Carp are fish species in the minnow family (Cyprinidae), one of the major groups of freshwater fish. The most familiar species are the common carp (Cyprinus carpio) and the closely related goldfish (Carassius aureus). The minnow family is characterized by having no teeth in the jaws, although well-developed teeth occur on the pharyngeal bones (located behind the gill chamber) and are used to grind food against a hard, rough pad in the roof of the pharynx.
The body of the common carp is covered with large scales. A single dorsal fin is present, with 17-22 branched rays and a strong, toothed spine in front. The carp has four barbels, which are fleshy outgrowths of the mouth that play a sensory role in the locating of food. There are two long barbels at the corners of the mouth and shorter ones on the upper lip. Carp mostly eat vegetable matter, but also feed on worms, crustaceans, aquatic insects, and smaller fish. Their food is mostly obtained by probing in the bottom mud of their aquatic habitat. The common carp is colored dull green-brown on the flanks, darkening on the back, and the underside may be golden-yellow. The fins are gray-green or dusky brown, with a reddish tinge.
The common carp is a hardy fish that can live and breed under difficult conditions. Its preferred habitat is lowland lakes and slow-flowing rivers with abundant vegetation for food and shelter. During periods of exceptionally cold weather, carp move into deep water and enter a resting phase in which their metabolism is greatly slowed. Breeding takes place during the spring, generally from May to June, when water temperature reaches about 68°F (20°C). Spawning takes place in shallow water, and the eggs are laid directly onto plants. When the eggs hatch the tiny fry remain in the shallows for several weeks, concealed amongst the vegetation. The growth rate of carp varies considerably according to local conditions. They can attain a large size: individuals weighing more than 66 lb (30 kg) have been recorded. In general, however, mature carp are about 20-25 in (50-60 cm) in length and weigh from 4.4-10 lb (2-4.5 kg). In their natural environment, carp are thought to live for as many as 15 years; in captivity, however, far greater ages have been recorded, with some being credited with a life span of more than 200 years.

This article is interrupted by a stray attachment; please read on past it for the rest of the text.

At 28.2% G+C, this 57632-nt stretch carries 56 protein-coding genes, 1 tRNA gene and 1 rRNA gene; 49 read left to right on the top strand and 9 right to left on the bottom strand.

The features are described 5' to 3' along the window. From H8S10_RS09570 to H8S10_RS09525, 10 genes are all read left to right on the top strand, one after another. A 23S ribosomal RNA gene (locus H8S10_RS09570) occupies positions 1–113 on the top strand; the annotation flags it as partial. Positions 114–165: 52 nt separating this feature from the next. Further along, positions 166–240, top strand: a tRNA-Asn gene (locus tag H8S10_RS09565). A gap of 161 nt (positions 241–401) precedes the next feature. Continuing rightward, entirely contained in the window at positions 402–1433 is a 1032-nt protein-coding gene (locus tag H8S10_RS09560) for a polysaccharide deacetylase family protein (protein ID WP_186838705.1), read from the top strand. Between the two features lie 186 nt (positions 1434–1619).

Of the fish species that have been reared successfully in captivity from egg to maturity, the carp has probably been one of the most successful on a commercial basis. A number of domesticated varieties of common carp occur, including one that is scaleless. There is a long history of carp aquaculture in the Far East, and these fish are also grown in parts of Europe. Carp have also been released to freshwater habitats in North America, Australia, and New Zealand, both as a sport fish and as a commercial venture. Unfortunately, the release of carp into foreign aquatic ecosystems often causes intense ecological damage. This results from the physical disturbance caused by carp as they feed and spawn, as well as the intense competition and predation they can exert on native species of fish.
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